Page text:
Henry Fruit, Company I, Sixty-second Ohio, age 69.  This comrade’s regiment was in Johnson’s division of the Fourteenth Army Corps, and participated in the battles of Murfreesborough, Chickamauga, Mission Ridge and was on the Atlanta campaign and went with Sherman to the sea.

            Reuben Jefferson, Company D, Fifty-first Illinois, age 74.  He was in Sheridan’s division at Stone’s river and fought in the “Cedar brake” which was literally chewed up by rebel bullets.  “Rueben” caught one of those rebel bullets himself and it got the best of him and he was carried away on army stretchers. (Since writing these notes death has claimed this comrade and he was buried Sunday.  He served his country when it needed help.  A good man rests from labor.)

            H. F. Smith, Company H, 134th Ohio, age 94.  “Uncle Harvey” as he is familiarly known, broke into the military service away back in the 40’s in Old Virginia, in Rockingham county, where in 1852 he had his picture taken in regimentals with epaulettes showing him a Second Lieutenant, presenting an appearance much like the oriental kings.  When the civil war broke out “Uncle Harvey” was a lad of forty odd summers and again his military spirit led him into the army and almost before he knew what he was about, he was on the firing line making the Johnnies get.  He saw service at Cumberland, Md., and at Alexandria, Va., Bermuda Hundred and Fortress Monroe, and chased the Johnnies through the swamps of Virginia until he run into a sun stroke which place him “hors de combat” using a military phrase, and for this cause he was discharge from the military service.

            W. C. Dickey, Company K, Twelfth Kansas, age 71.  Comrade Dickey did service in Kansas, Missouri and Arkansas.  He served his full three years in the army.

            G. F. Scranton, Company A, 119th Illinois.  The comrade’s regiment came with A. J. Smith’s Corps to Nashville to re-enforce Thomas’ army.  The 119th Illinois was in Moore’s brigade of Gerrard’s division and was next to the right of the Fourth Corps in the battles of Dec. 15 and 16, and in conjunction with the Fourth Corps charge the enemy’s fortifications on both days.  The 119th captured Confederate General Ed Anderson and several pieces of artillery at the last charge on the 16th.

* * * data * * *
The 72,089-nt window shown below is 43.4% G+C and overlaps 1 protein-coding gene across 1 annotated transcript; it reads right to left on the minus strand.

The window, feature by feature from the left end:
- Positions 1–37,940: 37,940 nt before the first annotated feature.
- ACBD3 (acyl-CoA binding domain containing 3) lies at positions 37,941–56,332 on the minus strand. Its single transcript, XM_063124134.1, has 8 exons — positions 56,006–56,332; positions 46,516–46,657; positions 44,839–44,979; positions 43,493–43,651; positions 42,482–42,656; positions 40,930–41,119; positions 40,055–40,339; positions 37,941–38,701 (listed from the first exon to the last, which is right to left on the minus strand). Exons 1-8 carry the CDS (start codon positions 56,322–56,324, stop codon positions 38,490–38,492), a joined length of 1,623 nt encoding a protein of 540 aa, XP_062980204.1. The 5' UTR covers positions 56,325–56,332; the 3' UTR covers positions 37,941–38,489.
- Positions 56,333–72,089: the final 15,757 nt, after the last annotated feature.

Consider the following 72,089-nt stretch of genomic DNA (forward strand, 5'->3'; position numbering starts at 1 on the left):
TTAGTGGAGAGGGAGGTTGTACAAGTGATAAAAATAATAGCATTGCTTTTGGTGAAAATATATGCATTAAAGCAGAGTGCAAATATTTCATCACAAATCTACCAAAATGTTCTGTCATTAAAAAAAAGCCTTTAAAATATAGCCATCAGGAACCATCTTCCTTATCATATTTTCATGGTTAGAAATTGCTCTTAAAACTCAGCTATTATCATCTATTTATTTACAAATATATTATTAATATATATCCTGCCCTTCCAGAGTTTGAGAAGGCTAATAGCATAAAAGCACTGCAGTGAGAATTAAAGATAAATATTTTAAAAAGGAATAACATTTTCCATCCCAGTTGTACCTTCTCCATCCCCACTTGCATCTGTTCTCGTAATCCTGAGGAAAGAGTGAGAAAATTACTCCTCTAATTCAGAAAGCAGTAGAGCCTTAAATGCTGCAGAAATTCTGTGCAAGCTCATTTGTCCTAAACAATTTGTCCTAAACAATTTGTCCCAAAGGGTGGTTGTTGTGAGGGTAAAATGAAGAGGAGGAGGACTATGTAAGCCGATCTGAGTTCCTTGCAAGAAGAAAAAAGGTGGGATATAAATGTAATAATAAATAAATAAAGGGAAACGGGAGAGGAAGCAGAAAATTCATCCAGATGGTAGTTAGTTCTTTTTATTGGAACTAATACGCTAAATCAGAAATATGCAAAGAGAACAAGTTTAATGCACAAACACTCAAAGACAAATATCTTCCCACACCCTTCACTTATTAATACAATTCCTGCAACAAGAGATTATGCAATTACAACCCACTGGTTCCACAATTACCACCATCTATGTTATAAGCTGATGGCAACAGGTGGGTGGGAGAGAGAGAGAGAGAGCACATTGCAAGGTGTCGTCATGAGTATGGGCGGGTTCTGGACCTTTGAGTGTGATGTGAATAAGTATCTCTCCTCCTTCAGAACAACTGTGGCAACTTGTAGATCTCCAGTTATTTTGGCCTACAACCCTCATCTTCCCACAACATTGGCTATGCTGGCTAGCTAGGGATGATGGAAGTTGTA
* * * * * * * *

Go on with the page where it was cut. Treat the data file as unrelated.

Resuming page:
John N. Shultz, Company A, Thirteenth Kansas.  This Jayhawker regiment kept tab on all the movements of the Missouri Bushwhackers and made them strike the pike or buried them on the dyke whenever they showed their heads.

            H. D. Grant, First Lieutenant Company I, First Michigan Cavalry.  This comrade has been confined to his bed much of the time for ten years.  His regiment did service in Kentucky, Tennessee and Georgia.

            Charles J. Miner, Company K, Thirty-sixth Illinois, age 72.  This comrade “fit mit Seigie” in Missouri, drove old Pap Price into Arkansas; emigrated to Kentuck and fought in the battle at Perryville; fought Bragg at Stone’s river; was under Sheridan in the “Cedar brake” on the 31st day of December and then helped to trim up the Cedar brush in the thicket where Sheridan and Negley trimmed up the rebs so completely.  “Uncle Charley” was wounded on the first day of the battle and was captured and was incarcerated in Castle Thunder and Libby prison in Richmond.  Afterwards was paroled and then discharged from the service by reason of wounds.  The patriotism of his young manhood would not down, so when he found out that he had not whipped all the rebels, he and the youngster, Tom Yoe, started out for the front with blood in their eye and enlisted in the 137th Illinois and went sailing down the Mississippi river and the rebellion was soon wiped out.

            Chauncey Atkinson, Company B, Thirty-sixth Ohio, age 71.  The Thirty –sixth Ohio came from West Virginia under Crook to the Army of the Cumberland about the time of the Tullahoma campaign.  The comrade’s regiment was in Reynold’s division of the Fourteenth corps at Chickamauga and General Turchin at Mission Ridge.  Turchin made his charge up the ridge close to Tunnel Hill and showed “Old Black Jack’s” men how to climb a hill.  After this the Thirty-sixth Ohio did service under Sheridan in Virginia.

            G. W. Burns, Company B, Seventieth Ohio, age 71.  Comrade Burns did service in the Fifteenth Army Corps in Ewing’s Division.  He was at Vicksburg, Memphis, Mission Ridge and was on the Atlantic campaign and went with Sherman to the sea.

            W. A. Quigley, Company C, Sixty-seventh Indiana, age 70.  This regiment saw some very rough service.  It was captured at Munfordsville, Ky., Sept. 16, 1862 at the time of Bragg’s invasion of Kentucky.  Buell’s whole army was lying at the time within re-enforcing distance and could have easily prevented the capture of Colonel Dunham and his 4,000 men had Buell so desired.  The regiment was paroled and went to Indianapolis and place in parole camp until they were exchanged.  After the regiment was exchanged, it was sent down the Mississippi river.  It campaigned around Port Gibson at Jackson, Miss., in the siege of Vicksburg and was on the Red river campaign.  Comrade Quigley was wounded at Sabine cross roads.  Soon after he was wounded he was furloughed home and when he was able for duty he was sent to Washington city and served the remainder of his time in the war department.